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After months of financial struggle, Oxford Fire Department’s problems are far from over

Oxford Fire Department continues to respond to calls made by Miami University students, further straining its overworked staff.
Oxford Fire Department continues to respond to calls made by Miami University students, further straining its overworked staff.

With troubles beginning almost a year ago, Oxford’s fire department continues to struggle with its financial deficit caused by stretching its services thin. Oxford’s fire and EMS services currently serve Oxford, Hanover and Riley townships, as well as more than 16,000 students enrolled at Miami University living in Oxford.

Calls from Miami continue to soar, as the number has increased by 44 since The Miami Student’s last inquiry on Nov. 26, 2023, bringing the total number of calls during the 2023-2024 school year to more than 250. 

According to data presented by assistant city manager Jessica Greene to the President's Executive Cabinet in a meeting in December, Miami facilities made a total of 680 calls to Oxford’s fire and EMS services in 2022, accounting for 32.8% of the total calls made to the department out of all entities it serves. Miami facilities and student housing accounted for 43.12% of fire calls to the department.

The number of false alarm calls has risen dramatically since 2021. As a college town, Oxford’s largest population groups calling to the fire department are in the 10-19 and 20-29 ranges, which make up roughly 74% of Oxford’s population. The 18-23 age group alone accounts for 32.8% of all fire and EMS calls. This data prompted the city to approach the university and ask for assistance with funds back in December.

“We said to [Miami] that we have expenses exceeding revenue, and we have to do something to secure our fire and EMS fund,” Greene said. “So we just said, we are a community, and we have to approach this together.”

The fire department currently has nine full-time firefighters and paramedics, which each responded to 338 calls in 2021, totaling 3,041 calls. In comparison, Liberty Township’s 42 firefighters and paramedics responded to a total of 3,098 calls in 2021, totaling 74 calls per fire/EMS worker. 

“Our fire and EMS services are responding to many more calls than other fire departments,” Vice-Mayor Chantel Raghu said. “Who is liable if something bad happens to a student or resident since there are not enough services?”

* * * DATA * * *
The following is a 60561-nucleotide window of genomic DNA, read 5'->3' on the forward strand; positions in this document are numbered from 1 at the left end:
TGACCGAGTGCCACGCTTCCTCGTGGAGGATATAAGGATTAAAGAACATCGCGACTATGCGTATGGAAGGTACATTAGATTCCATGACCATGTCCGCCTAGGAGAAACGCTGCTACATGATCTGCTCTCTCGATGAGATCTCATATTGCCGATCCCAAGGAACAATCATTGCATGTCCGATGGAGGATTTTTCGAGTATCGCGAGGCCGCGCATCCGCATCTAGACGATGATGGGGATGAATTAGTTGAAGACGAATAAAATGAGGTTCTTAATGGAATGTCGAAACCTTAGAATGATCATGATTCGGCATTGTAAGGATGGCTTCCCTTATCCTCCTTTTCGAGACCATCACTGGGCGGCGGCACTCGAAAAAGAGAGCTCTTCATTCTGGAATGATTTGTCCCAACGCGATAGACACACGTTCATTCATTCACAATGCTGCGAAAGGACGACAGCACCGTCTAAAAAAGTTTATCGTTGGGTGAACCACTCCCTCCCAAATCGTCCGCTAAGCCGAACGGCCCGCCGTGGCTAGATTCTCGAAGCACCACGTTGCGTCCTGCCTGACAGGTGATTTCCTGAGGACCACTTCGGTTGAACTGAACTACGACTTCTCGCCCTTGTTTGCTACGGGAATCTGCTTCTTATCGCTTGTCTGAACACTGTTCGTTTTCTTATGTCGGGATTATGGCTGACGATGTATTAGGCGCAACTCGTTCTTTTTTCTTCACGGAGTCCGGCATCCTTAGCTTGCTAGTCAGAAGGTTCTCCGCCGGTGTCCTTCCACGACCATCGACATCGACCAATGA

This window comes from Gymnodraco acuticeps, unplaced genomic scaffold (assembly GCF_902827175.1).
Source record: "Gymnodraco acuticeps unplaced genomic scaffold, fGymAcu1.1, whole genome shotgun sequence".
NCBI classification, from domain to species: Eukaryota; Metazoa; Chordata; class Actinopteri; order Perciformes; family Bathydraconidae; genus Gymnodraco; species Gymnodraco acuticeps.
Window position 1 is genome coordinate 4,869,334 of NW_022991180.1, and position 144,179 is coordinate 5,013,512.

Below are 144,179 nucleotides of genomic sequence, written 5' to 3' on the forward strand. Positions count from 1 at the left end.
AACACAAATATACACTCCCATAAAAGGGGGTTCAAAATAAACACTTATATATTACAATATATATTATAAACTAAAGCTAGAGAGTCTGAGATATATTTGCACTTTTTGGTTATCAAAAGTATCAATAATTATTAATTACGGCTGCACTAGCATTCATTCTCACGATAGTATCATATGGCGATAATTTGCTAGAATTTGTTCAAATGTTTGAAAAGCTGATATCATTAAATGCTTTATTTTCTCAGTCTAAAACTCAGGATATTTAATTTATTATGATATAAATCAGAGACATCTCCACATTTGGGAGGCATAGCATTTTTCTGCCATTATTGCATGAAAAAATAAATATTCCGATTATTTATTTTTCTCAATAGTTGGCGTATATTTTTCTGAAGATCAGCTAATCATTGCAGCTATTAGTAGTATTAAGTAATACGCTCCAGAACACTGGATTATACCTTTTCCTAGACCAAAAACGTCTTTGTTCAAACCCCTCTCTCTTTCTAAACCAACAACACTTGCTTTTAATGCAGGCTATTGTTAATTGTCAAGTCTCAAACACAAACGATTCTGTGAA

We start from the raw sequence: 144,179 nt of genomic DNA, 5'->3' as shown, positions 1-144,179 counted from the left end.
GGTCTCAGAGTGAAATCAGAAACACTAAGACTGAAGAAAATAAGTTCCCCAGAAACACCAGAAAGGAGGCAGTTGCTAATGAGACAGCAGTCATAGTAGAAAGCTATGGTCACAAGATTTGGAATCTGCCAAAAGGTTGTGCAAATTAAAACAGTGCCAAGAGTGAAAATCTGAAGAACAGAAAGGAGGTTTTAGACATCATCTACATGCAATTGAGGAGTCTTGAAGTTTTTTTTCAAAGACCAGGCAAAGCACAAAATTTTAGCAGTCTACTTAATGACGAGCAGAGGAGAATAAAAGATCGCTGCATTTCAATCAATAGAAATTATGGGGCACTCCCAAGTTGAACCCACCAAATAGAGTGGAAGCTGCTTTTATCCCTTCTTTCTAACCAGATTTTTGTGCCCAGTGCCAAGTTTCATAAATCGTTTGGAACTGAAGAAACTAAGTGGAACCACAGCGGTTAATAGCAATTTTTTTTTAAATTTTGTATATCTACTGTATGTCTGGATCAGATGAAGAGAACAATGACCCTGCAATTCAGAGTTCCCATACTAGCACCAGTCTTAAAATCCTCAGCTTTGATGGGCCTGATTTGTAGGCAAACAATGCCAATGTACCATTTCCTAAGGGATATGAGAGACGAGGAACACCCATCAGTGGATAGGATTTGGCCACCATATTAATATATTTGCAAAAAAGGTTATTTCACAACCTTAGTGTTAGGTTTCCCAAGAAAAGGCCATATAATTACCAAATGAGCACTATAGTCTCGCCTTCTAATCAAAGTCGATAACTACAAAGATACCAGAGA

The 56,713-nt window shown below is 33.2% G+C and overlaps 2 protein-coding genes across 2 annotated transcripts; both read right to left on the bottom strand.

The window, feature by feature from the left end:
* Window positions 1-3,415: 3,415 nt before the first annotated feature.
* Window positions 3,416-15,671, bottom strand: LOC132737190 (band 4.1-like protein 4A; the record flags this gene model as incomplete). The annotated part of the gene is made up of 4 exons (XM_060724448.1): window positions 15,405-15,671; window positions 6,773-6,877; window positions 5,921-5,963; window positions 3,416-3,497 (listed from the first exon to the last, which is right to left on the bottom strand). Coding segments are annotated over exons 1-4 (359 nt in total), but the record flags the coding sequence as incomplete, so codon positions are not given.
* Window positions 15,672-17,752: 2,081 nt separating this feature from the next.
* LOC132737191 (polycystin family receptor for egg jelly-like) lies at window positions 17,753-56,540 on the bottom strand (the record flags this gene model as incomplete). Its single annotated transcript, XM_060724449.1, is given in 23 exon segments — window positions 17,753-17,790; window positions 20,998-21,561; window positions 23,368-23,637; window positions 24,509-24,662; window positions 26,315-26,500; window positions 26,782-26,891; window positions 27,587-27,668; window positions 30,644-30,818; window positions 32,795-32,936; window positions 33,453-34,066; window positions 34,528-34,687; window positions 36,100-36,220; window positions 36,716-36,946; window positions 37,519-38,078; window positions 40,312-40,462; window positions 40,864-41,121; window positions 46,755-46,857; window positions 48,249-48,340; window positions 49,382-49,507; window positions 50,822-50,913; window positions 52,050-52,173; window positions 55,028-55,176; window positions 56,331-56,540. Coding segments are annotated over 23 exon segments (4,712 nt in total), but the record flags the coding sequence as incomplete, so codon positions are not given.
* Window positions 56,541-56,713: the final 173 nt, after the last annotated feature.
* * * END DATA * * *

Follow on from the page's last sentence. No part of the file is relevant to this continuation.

Raghu and other members of Oxford’s community voiced their concerns to Miami’s Board of Trustees. Raghu and several other members of the Oxford community expressed their frustration in Miami’s lack of support for the fire and EMS services it uses.

“We kind of came to the ‘pay for the service or get your own’ consensus,” Raghu said. “It’s a fair question of if you’re getting provided a service, don’t you think you should pay for it?”

Present at the December execute cabinet meeting representing the university was Ted Pickerell, secretary for the Board of Trustees; Jayne Brownell, vice president for student life; David Creamer, senior vice president for finance and business services; and Randi Thomas, vice president of ASPIRE. Mayor William Snavely, Oxford City Manager Doug Elliott, Greene, Fire John Chief Detherage and Police Chief John Jones were also present at the meeting for the City of Oxford. 

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Following the meeting, Miami was willing to cooperate with the city to find a solution to the current financial crisis. Although the final plans are far from complete, a few ideas came from this meeting, including a possible increase in income tax, an increase in fees or a cut in services. 

Greene and Miami representatives decided that the option they would explore more formally would be a property tax, with Miami making an in-lieu-of taxes payment for their use of the fire and EMS services. However, this plan is still in the draft phase and needs further exploration before a formal plan can be made.

“The reason we started to explore this option is because [the city] looked at who is using the fire and EMS services based on data, and the main populations using these resources are students and the elderly, which are the two population groups that do not pay income tax,” Greene said. 

However, citizens like Raghu fear that this solution may put a strain on those already paying for fire and EMS services.

"We just want it to be fair,” Raghu said. “I personally don't want to see people being double taxed who are already paying for the services.”

Instead of increasing income or property taxes on the residents of Oxford who already pay some sort of tax toward the fire and EMS services, Greene is instead looking into ways for Miami to pay for the services they benefit from as well, including pushing students who live off campus to pay through their rental property owner. 

Other solutions to help address the false alarm issue on Miami’s campus were discussed, including educating first-year students on fire safety within the dorm and how to avoid falsely tripping the alarm. 

Greene said the city plans on meeting with Miami again possibly in early March after rerunning the deficit numbers on this year’s estimates based on last year’s data and having a work session with the city council to inform them of the “high-level” conversations the city had with Miami and get their feedback on how to proceed.

However, real change may not be made until November if the council decides on a levy to pass a property tax or any changes.